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Plastic recycling is a well-established industry that globally processes and resells several million tons of used plastic material each year. Rather than operating merely out of environmental necessity, plastic material recovery services can be both cost-efficient and productive, saving resources for a range of different manufacturing applications. The recycling and reclamation field also encompasses the industrial processes by which plastic materials are separated into their base monomers and made available for further polymerization at secondary and tertiary levels.
While the plastic recycling industry was originally focused on recovering manufacturing scraps and byproducts left over from initial plastic fabrication, present-day recycling services are capable of reclaiming heterogeneous post-consumer goods as well. The methods employed by material recovery systems tend to vary according to the type of plastic being processed, but there are some essential practices common to most recycling services. Stages such as sorting, cleaning, size reduction, separation, and pelletizing can be found in most plastic recycling operations. Likewise, the machinery used to achieve these processes generally falls into a handful of equipment categories called Plastics Recycling Machine.
Plastic Recycling Sorting Process and Equipment
Sorting and grouping plastic materials according to resin type is an important first step in the recycling process because contamination can render a batch of material un-reusable. The most frequently recycled resins, including polyethylene terephthalate (PET), high-density polyethylene (HDPE), and polyvinyl chloride (PVC), must be carefully separated from one another in order to enable further processing. Contaminants within each type of plastic must also be removed from the base resin to ensure stock purity.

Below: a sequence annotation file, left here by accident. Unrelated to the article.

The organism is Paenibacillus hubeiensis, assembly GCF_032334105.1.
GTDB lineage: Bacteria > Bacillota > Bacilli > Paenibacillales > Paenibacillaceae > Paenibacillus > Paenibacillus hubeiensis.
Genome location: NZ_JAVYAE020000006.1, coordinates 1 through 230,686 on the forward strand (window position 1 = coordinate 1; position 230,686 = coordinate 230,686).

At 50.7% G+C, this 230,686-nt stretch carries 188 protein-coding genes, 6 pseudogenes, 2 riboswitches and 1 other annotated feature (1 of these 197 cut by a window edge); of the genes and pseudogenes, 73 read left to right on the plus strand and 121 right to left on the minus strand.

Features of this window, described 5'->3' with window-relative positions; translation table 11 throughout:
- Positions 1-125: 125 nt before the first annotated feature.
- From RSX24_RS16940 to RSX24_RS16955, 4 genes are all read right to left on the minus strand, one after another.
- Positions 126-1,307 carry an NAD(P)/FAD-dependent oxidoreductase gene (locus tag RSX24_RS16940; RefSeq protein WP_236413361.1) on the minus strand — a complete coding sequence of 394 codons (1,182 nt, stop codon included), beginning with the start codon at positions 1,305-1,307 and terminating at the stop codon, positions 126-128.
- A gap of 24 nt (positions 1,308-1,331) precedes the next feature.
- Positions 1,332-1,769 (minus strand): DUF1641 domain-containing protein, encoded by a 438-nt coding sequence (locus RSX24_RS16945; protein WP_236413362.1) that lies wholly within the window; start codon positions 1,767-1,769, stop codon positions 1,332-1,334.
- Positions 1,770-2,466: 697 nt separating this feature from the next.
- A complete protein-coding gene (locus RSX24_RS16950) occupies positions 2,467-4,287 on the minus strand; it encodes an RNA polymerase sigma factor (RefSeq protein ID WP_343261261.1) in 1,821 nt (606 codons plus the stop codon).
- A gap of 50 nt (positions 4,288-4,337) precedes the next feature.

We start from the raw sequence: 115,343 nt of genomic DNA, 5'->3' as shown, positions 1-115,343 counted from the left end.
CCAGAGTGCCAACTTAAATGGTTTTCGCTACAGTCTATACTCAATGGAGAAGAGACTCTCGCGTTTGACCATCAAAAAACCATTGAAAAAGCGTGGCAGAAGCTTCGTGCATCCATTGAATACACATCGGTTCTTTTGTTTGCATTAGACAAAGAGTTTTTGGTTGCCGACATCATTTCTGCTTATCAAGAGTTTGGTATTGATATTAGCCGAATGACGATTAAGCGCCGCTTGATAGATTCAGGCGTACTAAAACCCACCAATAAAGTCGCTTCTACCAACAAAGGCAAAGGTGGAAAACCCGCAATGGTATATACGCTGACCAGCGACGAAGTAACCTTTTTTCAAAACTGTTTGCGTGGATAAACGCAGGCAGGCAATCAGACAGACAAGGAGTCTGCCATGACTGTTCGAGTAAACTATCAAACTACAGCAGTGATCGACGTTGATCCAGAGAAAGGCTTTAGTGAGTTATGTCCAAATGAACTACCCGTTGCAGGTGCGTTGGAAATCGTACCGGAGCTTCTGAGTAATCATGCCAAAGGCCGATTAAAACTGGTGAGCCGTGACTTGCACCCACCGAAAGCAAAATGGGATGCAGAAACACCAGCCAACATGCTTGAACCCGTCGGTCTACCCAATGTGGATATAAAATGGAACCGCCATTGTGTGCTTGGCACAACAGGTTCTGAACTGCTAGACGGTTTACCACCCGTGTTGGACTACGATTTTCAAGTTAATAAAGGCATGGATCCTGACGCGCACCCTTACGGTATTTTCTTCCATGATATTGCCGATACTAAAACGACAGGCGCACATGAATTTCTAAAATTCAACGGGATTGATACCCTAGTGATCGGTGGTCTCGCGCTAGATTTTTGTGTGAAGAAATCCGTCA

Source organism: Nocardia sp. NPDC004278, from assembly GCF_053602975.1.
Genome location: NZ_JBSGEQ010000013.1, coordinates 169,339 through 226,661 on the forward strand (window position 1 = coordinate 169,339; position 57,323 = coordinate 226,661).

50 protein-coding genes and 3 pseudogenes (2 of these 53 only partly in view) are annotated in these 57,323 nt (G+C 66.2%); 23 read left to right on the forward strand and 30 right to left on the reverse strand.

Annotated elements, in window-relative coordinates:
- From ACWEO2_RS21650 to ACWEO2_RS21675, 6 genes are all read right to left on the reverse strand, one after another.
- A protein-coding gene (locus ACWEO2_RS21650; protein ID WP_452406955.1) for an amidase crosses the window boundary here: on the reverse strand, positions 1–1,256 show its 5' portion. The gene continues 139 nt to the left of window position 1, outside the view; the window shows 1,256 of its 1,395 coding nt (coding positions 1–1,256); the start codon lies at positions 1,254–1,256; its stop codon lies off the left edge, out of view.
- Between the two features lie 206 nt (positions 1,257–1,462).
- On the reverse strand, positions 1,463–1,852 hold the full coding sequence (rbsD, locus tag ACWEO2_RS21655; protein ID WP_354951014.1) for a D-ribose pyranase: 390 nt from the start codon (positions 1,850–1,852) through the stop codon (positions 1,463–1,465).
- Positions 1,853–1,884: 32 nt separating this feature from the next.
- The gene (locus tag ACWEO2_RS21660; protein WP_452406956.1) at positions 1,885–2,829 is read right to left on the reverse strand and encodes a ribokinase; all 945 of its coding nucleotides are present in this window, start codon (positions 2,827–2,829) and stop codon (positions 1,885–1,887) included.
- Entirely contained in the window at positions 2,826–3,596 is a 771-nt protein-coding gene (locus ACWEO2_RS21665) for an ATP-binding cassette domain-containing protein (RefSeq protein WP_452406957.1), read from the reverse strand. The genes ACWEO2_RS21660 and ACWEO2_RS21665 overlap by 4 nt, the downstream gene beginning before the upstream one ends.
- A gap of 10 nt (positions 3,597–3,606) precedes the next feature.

Sorting machines must rapidly identify and categorize large volumes of post-consumer plastic, often under continuous input. Although there are varying degrees of technical sophistication and capacity, an advanced sorting machine can be equipped with some or all of the following features:
Sensors: These devices detect specific polymers within a mixed stream of plastic materials. They can be equipped with x-ray or infrared sensing that registers a polymer's unique signature along the spectrum. Some sensors also incorporate color detection technology that sorts material according to tint and transparency.
Ejectors: Mechanical or precision air ejection units physically group different plastic materials according to resin types. Depending on their capacity, ejectors can often handle very high rates of input.
Computing Systems: Computer processing technology supplies the algorithms that are used to identify and sort different materials. These systems provide the controlling parameters for both sensor and ejector operations.
User Interfaces: An operator's interface can provide machine controls and diagnostic tools for technicians. In addition, interfaces can also offer networking abilities to help integrate a sorting machine and make rapid adjustments to its functions.
Size Reduction Machines
Plastic materials usually need to be cut into smaller sizes in order to allow further processing and to provide easier packaging, transportation, and distribution of recycled stock. This cutting presents certain challenges, as many plastics are abrasive to metal blades and can have wide variation in their hardness, weight, and thickness. Most standard size reduction is performed by single or multi-shaft shredders, and granulators. Multi-shaft shredders perform scissor-like cutting with a series of rotating blades that can handle moderately dirty or contaminated material, but are somewhat imprecise in the size of the cuts. Single shaft shredders perform more of a tearing motion, and have slower motors that lengthen blade lifespan. They can also handle dirty or abrasive material and usually have adjustable or replaceable blades.
Granulators are composed of a rotor attached to blades that rotate within a chamber containing a grid floor. Their capacity for processing plastic material depends on the speed of the rotor, angle of the cutting blades, spacing of the grid, and the shape of the rotor. Granulators are usually sturdy machines, capable of relatively rapid cutting rates, and the presence of the grid allows for more precise control over the size of cuts. Granulator blades typically need to be replaced regularly over the course of operations.